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Vij’s Rangoli: Puffy short-rib samosas

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Fireworks over English Bay: Photo Helen Corbett

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Peaceful Restaurant: Dan-Dan hand-cut noodles

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Chip’s simple garden: sunflowers and coleus

Worst of Vancouver

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Red sun at night… and in morning, obliterating all those million-dollar views

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Vancouver gas prices; they were under $1 in Calgary at the same time

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Platform 7: Cool atmosphere but thinnest pour-over coffee I’ve ever had. You could see further through this brew than the forest-fire haze.

Caravel a fine addition to Calgary’s craft brewing scene

Caravel Brewery

Caravel is one of Calgary’s newest, largest craft breweries

When Vladislav and Victoria Covali started making beer at home in their native Moldova, they gathered wild hops from the forest. Other ingredients were purchased at farmers’ markets.

That’s in sharp contrast to today. Vladislav and partner Chris Travis are owners of one of Calgary’s newest and largest craft breweries, Caravel, in an industrial park near the city’s airport. The 19,000-square-foot facility is full of gleaming tanks and grains purchased from as far away as Germany.

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A gleaming row of kegs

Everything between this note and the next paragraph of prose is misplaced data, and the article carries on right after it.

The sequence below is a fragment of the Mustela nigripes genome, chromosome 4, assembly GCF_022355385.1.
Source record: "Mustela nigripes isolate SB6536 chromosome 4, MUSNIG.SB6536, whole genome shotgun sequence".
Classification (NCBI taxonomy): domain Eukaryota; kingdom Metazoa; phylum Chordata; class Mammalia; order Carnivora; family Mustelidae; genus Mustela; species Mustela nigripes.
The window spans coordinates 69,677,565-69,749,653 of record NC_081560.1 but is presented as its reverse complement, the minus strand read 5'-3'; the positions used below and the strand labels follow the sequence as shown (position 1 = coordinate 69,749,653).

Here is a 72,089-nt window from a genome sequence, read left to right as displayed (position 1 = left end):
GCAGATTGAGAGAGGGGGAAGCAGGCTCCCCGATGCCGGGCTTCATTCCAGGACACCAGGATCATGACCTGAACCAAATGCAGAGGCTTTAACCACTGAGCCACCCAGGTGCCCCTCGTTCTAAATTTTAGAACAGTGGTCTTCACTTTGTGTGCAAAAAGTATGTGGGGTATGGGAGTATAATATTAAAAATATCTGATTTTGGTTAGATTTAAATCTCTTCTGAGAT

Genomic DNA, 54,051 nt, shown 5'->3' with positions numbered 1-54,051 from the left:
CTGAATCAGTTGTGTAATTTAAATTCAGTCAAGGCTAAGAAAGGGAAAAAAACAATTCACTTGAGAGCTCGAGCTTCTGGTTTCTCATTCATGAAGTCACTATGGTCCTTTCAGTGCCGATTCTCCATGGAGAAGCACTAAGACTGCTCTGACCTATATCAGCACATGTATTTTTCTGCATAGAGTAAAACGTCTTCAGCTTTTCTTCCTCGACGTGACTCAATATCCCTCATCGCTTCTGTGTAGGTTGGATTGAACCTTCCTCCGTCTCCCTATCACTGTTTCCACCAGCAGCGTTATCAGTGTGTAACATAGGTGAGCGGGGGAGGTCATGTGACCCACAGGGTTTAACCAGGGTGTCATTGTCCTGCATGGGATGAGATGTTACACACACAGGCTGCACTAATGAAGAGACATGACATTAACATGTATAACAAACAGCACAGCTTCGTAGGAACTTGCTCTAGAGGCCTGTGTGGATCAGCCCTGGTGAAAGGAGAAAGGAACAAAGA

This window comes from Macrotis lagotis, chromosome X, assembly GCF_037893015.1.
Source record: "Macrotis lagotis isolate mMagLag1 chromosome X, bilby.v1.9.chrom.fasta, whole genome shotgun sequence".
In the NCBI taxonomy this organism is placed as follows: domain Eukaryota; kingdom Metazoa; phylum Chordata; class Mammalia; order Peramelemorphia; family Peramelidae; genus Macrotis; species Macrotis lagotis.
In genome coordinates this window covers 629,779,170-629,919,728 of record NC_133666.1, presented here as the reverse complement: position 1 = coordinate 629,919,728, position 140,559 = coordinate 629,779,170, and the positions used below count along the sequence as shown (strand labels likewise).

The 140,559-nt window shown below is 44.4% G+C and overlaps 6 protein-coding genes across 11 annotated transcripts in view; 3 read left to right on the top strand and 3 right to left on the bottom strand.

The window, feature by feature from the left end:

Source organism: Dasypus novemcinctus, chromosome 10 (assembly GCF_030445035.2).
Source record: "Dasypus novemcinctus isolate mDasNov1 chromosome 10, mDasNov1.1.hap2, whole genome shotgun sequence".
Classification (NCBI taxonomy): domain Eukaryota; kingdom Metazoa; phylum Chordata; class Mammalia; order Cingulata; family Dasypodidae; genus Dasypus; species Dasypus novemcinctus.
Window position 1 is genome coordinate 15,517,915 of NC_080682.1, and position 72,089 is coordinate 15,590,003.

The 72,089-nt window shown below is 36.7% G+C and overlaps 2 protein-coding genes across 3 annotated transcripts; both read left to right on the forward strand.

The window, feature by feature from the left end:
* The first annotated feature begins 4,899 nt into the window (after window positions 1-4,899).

Caravel is brewing three, unfiltered standards—a European-style lager, an Irish red and an award-winning Hefeweizen—along with seasonals like an IPA and a Scotch ale. Drop by their taproom to sample these fine beers and to fill up a growler.

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Caravel partner Vladislav Covali has come a long ways from his Moldova home beer-making days

Caravel Craft Brewery
12, 10221 15 Street NE, Calgary
Tuesday to Thursday 2 pm-9 pm, Friday 1 pm-9 pm, Saturday 11 am-9 pm, Sunday 11 am-5 pm. Closed Monday
Facebook: @CaravelCraftBrewery

It’s the Selection That Counts

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I’m always on the lookout for local microbrews. And Tucson’s Plaza Liquors delivers

“It looks like a dump,” my companion observes as we pull up to Plaza Liquors & Fine Wines in central Tucson.

Mind you, her admitted preference in beer is “rat’s piss,” so I’m not taking her opinion too seriously. I’m relying more on the advice of the barista and a customer at nearby cutting-edge-cool Presta Coffee Roasters. I figure coffee aficionados know where to pick up good local micro brews.

Bingo! As soon as we push open the Plaza’s strip-mall doors and enter the dimly lit interior, I know we’re in the right place. In behind a guy swirling and sniffing a glass of California Pinot are rows of global craft beers stuffed into every nook and cranny. And I like the way they’re organized, by country and by style, such as IPAs, porters and lagers.